My second grader has a little shop at his elementary school just before the holidays for students to purchase gifts for family members. You send in a few bucks and volunteers help them shop for siblings, parents, and other relatives. This year I gave him $10 to shop for his brother and sister to which he added his own money.
On Christmas morning he proudly handed out his gifts. Two each to his siblings, one to his Dad. Then he gave me a necklace, bracelet, and earrings. Three gifts chosen just for his mama.
I had to hold back an ugly cry so we could direct the kids to their big gifts that were hidden around the house. But I definitely got misty and hugged that 7-year-old hard. I hadn't even really looked at the items because the details didn't matter. As someone whose love languages land between Acts of Service and Receiving Gifts (because I desire to feel seen and known) a gift given with true intention is the best of all.
I wore my pineapple earrings on Christmas Day and showed them off to our visiting family. Today I'm wearing (for the second time) my chunky heart necklace. I know that my son notices when I wear them and it makes him feel proud and appreciated. It makes him feel seen and known. We have a similar language.
When our days are packed and time is short - especially for those who have bigger families, but really for all of us - helping our individual kids feel seen and known is an intention worthy of our attention. Among all of the personality quizzes available and trending recently, I think knowing your own love language and those of your family members is the most helpful. Knowing how you meaningfully receive love and how you can meaningfully show love to those in your home improves individual relationships and creates a more generous, caring, and connected atmosphere. If you want to confirm or establish your love language or those of your children (ages 5 - teen) check out this page.
I know there were times in the past when I didn't enthusiastically receive, let alone wear, some crafted accessory that my son brought home from school. It wasn't for aesthetic reasons, but because I just didn't see how much it mattered. Now I know, for my oldest in particular, this is a bigger deal than painted noodles. Children will naturally give love in the way they want to receive it. In an otherwise very imbalanced relationship where we are always doing and giving to them, it is their currency to give back to us. My middle child deals in hugs, back scratches, and all things physical touch.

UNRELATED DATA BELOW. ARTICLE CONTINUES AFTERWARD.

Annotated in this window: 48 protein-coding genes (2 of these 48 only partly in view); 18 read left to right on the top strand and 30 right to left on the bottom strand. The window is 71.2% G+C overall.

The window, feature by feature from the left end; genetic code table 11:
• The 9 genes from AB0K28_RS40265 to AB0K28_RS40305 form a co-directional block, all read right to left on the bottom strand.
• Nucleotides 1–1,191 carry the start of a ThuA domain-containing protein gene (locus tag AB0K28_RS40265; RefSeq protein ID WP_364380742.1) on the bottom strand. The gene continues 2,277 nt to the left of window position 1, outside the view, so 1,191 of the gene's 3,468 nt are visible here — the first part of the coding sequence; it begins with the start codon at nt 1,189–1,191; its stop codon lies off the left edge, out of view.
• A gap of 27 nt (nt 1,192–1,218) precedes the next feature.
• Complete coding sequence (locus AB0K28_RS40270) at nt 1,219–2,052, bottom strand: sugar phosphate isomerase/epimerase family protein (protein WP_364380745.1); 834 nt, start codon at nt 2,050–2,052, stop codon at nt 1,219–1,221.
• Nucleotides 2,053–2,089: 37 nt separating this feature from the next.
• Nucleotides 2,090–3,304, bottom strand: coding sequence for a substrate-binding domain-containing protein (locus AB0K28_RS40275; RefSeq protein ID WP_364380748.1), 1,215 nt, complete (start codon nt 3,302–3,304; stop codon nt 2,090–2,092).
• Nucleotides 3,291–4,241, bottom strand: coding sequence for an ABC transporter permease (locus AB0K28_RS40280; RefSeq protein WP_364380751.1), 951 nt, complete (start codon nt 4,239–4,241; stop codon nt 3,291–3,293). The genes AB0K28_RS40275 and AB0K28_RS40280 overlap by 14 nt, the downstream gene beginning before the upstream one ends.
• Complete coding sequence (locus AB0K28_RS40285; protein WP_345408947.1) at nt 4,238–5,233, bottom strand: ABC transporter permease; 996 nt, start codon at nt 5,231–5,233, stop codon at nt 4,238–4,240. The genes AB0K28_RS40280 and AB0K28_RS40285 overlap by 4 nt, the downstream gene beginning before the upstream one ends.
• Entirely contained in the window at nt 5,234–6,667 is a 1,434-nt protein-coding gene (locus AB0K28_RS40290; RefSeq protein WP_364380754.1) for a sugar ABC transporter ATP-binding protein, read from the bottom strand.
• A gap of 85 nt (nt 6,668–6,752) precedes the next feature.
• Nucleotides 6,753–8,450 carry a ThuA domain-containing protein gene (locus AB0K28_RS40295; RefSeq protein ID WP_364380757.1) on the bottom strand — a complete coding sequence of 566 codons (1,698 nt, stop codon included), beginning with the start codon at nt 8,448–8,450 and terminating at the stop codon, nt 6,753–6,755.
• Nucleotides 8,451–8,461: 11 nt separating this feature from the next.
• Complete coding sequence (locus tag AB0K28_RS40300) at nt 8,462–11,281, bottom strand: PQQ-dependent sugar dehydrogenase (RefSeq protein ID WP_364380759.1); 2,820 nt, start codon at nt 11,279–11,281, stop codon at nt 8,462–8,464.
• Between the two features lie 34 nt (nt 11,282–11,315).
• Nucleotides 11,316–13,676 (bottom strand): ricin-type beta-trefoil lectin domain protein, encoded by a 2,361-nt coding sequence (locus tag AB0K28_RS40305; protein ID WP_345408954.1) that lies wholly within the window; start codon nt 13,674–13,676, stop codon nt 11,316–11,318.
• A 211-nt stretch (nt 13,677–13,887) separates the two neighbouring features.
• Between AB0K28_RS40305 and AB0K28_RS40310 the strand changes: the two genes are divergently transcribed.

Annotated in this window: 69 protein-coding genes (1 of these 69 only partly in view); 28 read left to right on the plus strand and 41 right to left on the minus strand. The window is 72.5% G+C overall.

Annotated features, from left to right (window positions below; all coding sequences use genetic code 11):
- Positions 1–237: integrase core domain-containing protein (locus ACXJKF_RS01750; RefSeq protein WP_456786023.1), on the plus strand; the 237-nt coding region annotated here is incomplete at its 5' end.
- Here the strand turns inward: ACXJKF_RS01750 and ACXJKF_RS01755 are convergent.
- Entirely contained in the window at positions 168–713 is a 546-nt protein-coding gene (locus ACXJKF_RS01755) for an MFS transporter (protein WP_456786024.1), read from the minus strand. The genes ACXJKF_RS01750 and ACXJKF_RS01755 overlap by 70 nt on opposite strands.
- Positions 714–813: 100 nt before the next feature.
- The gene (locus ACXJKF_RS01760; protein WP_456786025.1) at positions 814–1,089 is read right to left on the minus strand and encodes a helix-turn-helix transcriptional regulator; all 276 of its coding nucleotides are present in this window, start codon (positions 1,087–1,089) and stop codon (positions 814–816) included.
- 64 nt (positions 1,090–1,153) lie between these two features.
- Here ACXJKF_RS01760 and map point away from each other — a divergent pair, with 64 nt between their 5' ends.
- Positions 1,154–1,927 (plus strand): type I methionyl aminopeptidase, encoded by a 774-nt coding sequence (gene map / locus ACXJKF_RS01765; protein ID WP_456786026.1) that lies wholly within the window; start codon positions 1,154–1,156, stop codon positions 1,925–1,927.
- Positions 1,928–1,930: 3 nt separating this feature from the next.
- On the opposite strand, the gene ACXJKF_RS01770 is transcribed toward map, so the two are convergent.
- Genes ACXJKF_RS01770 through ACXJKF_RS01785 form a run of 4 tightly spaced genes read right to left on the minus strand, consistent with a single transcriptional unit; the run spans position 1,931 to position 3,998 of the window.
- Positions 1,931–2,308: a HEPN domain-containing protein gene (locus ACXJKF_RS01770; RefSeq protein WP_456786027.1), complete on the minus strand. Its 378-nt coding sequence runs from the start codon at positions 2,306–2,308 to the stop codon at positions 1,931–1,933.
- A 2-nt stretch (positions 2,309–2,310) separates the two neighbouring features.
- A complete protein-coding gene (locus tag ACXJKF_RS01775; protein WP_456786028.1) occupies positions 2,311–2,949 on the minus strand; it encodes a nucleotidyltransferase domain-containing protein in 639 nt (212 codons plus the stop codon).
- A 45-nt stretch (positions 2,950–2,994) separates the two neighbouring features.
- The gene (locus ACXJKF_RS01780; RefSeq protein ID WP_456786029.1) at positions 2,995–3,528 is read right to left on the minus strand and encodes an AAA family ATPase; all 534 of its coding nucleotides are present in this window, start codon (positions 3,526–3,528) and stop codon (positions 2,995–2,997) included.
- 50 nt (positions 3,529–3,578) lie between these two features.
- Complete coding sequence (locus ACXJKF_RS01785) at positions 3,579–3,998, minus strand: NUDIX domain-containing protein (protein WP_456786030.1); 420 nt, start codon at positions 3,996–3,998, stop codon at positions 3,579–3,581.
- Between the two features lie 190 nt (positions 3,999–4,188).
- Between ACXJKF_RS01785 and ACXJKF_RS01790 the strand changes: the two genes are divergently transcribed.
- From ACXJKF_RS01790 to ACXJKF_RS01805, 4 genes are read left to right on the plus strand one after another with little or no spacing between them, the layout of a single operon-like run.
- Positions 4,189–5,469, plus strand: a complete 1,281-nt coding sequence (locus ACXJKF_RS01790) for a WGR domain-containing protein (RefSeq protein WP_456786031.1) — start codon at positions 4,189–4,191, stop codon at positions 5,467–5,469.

My little girl who is two is still developing her language, but like many toddlers and preschoolers she loves to find a good rock. She presents them to me with such joy and I do my best to match her enthusiasm for a piece of asphalt from the street in front of our house. I know it is more than just a rock. Or a dandelion. They could be her love language. She also throws out "I yuv you!" like confetti and grins wide when we tell her how smart she is so perhaps she'll deal love in Words of Affirmation.
Making more time to be (really) present with your children is always a good goal. There are times and circumstances, however, that ultimately or occasionally put limits on our ability to give more time. In my experience, it matters even more then, how you spend the time you have and convey your affection. Key into how your child gives love so that you can reciprocate in a way that makes them feel seen and known.
I'm no expert, but I believe kids that feel truly recognized and appreciated grow up to be adults that are generous, empathetic, and have a heart for others. Mamas, if all we ever do is raise our children to possess those qualities, we have world-changing job responsibilities. Cherish the rock pile, hold a hug a second longer, and wear the macaroni necklace.